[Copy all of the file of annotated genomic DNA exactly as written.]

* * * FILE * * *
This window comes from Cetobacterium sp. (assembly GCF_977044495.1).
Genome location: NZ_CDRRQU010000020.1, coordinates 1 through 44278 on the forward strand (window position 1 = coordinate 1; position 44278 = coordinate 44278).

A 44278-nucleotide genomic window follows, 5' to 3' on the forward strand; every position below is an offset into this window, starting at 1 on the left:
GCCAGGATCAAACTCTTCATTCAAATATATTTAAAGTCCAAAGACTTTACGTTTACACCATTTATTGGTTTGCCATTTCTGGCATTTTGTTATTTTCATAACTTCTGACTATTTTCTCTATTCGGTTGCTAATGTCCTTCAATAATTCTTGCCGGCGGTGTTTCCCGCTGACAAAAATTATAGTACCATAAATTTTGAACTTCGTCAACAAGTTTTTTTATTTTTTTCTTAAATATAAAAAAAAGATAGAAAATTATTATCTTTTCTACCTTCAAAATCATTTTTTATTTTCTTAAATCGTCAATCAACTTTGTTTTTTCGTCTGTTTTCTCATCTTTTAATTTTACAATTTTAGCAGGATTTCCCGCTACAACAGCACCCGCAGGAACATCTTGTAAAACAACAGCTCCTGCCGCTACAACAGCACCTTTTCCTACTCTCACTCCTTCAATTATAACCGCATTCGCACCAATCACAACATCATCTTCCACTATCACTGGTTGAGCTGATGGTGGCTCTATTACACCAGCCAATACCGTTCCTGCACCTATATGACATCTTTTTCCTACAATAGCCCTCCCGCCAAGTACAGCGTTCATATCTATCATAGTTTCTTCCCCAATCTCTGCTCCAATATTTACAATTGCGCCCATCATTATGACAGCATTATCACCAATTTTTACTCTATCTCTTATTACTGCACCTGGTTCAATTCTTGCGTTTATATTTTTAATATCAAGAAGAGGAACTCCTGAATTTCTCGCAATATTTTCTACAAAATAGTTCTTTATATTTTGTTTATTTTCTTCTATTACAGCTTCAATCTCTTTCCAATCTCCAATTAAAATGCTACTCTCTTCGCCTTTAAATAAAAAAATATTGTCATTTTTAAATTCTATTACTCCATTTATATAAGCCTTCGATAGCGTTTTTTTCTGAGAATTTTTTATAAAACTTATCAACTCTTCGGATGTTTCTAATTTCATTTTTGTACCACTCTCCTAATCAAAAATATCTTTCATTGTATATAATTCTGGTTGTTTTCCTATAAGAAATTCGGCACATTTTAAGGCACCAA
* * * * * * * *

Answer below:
This window comes from Cetobacterium sp. (assembly GCF_977044495.1).
Genome location: NZ_CDRRQU010000020.1, coordinates 1 through 44278 on the forward strand (window position 1 = coordinate 1; position 44278 = coordinate 44278).

A 44278-nucleotide genomic window follows, 5' to 3' on the forward strand; every position below is an offset into this window, starting at 1 on the left:
GCCAGGATCAAACTCTTCATTCAAATATATTTAAAGTCCAAAGACTTTACGTTTACACCATTTATTGGTTTGCCATTTCTGGCATTTTGTTATTTTCATAACTTCTGACTATTTTCTCTATTCGGTTGCTAATGTCCTTCAATAATTCTTGCCGGCGGTGTTTCCCGCTGACAAAAATTATAGTACCATAAATTTTGAACTTCGTCAACAAGTTTTTTTATTTTTTTCTTAAATATAAAAAAAAGATAGAAAATTATTATCTTTTCTACCTTCAAAATCATTTTTTATTTTCTTAAATCGTCAATCAACTTTGTTTTTTCGTCTGTTTTCTCATCTTTTAATTTTACAATTTTAGCAGGATTTCCCGCTACAACAGCACCCGCAGGAACATCTTGTAAAACAACAGCTCCTGCCGCTACAACAGCACCTTTTCCTACTCTCACTCCTTCAATTATAACCGCATTCGCACCAATCACAACATCATCTTCCACTATCACTGGTTGAGCTGATGGTGGCTCTATTACACCAGCCAATACCGTTCCTGCACCTATATGACATCTTTTTCCTACAATAGCCCTCCCGCCAAGTACAGCGTTCATATCTATCATAGTTTCTTCCCCAATCTCTGCTCCAATATTTACAATTGCGCCCATCATTATGACAGCATTATCACCAATTTTTACTCTATCTCTTATTACTGCACCTGGTTCAATTCTTGCGTTTATATTTTTAATATCAAGAAGAGGAACTCCTGAATTTCTCGCAATATTTTCTACAAAATAGTTCTTTATATTTTGTTTATTTTCTTCTATTACAGCTTCAATCTCTTTCCAATCTCCAATTAAAATGCTACTCTCTTCGCCTTTAAATAAAAAAATATTGTCATTTTTAAATTCTATTACTCCATTTATATAAGCCTTCGATAGCGTTTTTTTCTGAGAATTTTTTATAAAACTTATCAACTCTTCGGATGTTTCTAATTTCATTTTTGTACCACTCTCCTAATCAAAAATATCTTTCATTGTATATAATTCTGGTTGTTTTCCTATAAGAAATTCGGCACATTTTAAGGCACCAA